Utility of Routine Surveillance Laboratory Testing in Detecting Relapse in Patients With Classic Hodgkin Lymphoma in First Remission: Results From a Large Single-Institution Study

Lymphoma
06/05/2020

Lynch RC, et al. JCO Oncol Pract 2020.

ABSTRACT

PURPOSE: Classic Hodgkin lymphoma is highly curable with contemporary therapy. Although the limited role of surveillance imaging to detect early relapse for patients in complete remission at the end of therapy is well established, there is a paucity of data regarding role of laboratory testing in this setting.

METHODS: Patients with newly diagnosed classic Hodgkin lymphoma uniformly treated with the Stanford V regimen from 1998-2014 and in complete remission for at least 3 months were identified in a single-center institutional database. Laboratory tests categorized by Common Terminology Criteria for Adverse Events v4.03 as grade 2 or higher were considered abnormal. Primary analysis included sensitivity, specificity, positive predictive value (PPV), and negative predictive value (NPV) of surveillance laboratory tests for predicting relapse in the first 3 years after end of treatment.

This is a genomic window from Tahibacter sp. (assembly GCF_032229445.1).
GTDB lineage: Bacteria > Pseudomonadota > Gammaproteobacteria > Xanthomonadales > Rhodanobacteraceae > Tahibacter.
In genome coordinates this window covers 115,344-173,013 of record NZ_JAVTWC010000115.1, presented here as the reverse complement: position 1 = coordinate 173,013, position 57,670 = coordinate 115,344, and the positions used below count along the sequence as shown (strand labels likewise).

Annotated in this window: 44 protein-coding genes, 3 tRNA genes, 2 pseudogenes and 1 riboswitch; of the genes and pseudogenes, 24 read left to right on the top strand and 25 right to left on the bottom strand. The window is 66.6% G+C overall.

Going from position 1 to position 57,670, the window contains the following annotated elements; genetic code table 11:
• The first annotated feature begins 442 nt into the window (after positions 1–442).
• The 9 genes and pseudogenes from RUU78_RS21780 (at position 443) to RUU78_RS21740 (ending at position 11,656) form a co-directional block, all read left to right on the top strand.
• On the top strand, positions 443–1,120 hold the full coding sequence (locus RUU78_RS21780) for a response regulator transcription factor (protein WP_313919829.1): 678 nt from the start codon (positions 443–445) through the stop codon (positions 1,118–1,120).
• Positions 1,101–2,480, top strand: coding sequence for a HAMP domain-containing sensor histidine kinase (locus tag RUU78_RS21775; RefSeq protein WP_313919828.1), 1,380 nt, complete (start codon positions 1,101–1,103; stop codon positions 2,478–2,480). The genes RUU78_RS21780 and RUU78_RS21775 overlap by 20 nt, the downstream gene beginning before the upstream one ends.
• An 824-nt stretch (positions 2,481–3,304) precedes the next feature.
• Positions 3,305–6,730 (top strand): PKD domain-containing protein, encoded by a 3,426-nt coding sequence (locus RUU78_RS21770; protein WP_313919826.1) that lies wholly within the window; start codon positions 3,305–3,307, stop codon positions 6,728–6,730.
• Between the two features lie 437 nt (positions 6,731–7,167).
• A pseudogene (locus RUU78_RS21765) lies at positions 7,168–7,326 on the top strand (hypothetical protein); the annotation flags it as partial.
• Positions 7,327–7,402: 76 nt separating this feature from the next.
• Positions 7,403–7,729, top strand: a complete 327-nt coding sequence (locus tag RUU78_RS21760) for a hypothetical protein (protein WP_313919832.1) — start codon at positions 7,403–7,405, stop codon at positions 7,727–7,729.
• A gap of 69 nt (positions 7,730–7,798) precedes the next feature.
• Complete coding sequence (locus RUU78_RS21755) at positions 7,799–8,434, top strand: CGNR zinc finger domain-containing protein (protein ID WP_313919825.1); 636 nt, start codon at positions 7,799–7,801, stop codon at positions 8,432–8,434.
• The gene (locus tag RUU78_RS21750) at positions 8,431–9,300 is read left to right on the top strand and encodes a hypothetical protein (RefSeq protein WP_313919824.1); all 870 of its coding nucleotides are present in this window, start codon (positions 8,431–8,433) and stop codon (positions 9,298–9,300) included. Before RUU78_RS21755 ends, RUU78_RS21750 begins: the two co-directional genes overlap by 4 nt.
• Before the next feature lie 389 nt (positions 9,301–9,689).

RESULTS: Among 235 eligible patients, 24 (10.2%) patients ultimately relapsed. In the first 3 years after end of therapy, the mean number of surveillance blood draws per patient was 7.1, (range, 1-13). These 1,661 surveillance blood draws included 4,684 individual laboratory tests, comprising 1,609 CBCs, 1,578 metabolic panels, and 1,497 erythrocyte sedimentation rates. None of the biopsies confirming relapses were prompted by any abnormal laboratory finding. The sensitivity of any surveillance laboratory test for detecting relapse within 3 years of end of treatment was 72.7% (95% CI, 49.8% to 89.3%), specificity 22.6% (95% CI, 17.2% to 28.9%), yielding a PPV of 8.9% (95% CI, 7.0% to 11.3%) and NPV of 88.9% (95% CI, 79% to 94%).

CONCLUSION: Our study found limited clinically meaningful utility for routine surveillance laboratory testing in detecting relapse in patients with complete remission at end of treatment. Our results warrant consideration of modifications to current practice guidelines.